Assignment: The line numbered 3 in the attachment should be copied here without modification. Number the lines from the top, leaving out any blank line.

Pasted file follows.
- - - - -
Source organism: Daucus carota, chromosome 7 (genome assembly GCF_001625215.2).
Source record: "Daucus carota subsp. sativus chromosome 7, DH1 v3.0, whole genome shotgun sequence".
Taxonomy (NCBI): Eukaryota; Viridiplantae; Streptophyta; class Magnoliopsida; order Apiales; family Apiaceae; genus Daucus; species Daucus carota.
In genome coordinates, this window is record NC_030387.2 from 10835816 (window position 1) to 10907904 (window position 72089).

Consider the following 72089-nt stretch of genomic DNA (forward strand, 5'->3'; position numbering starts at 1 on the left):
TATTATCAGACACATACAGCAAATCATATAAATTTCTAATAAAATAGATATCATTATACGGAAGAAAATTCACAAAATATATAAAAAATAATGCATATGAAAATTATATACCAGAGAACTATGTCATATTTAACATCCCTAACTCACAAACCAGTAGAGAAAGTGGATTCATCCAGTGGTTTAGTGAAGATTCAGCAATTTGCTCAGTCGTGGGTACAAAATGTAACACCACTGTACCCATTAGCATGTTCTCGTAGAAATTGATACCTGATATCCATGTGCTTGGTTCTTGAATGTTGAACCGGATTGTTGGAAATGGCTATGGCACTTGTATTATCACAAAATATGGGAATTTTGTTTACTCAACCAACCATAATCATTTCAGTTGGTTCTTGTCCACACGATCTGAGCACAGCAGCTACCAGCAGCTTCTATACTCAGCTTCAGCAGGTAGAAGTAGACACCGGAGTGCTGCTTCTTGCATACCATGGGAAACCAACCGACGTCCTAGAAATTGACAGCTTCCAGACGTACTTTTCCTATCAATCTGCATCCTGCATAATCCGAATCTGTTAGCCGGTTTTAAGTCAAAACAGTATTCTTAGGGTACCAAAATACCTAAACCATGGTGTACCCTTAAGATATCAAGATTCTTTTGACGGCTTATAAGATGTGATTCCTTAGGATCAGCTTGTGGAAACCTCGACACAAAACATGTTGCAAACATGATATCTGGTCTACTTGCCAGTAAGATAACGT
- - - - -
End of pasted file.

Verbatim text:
Taxonomy (NCBI): Eukaryota; Viridiplantae; Streptophyta; class Magnoliopsida; order Apiales; family Apiaceae; genus Daucus; species Daucus carota.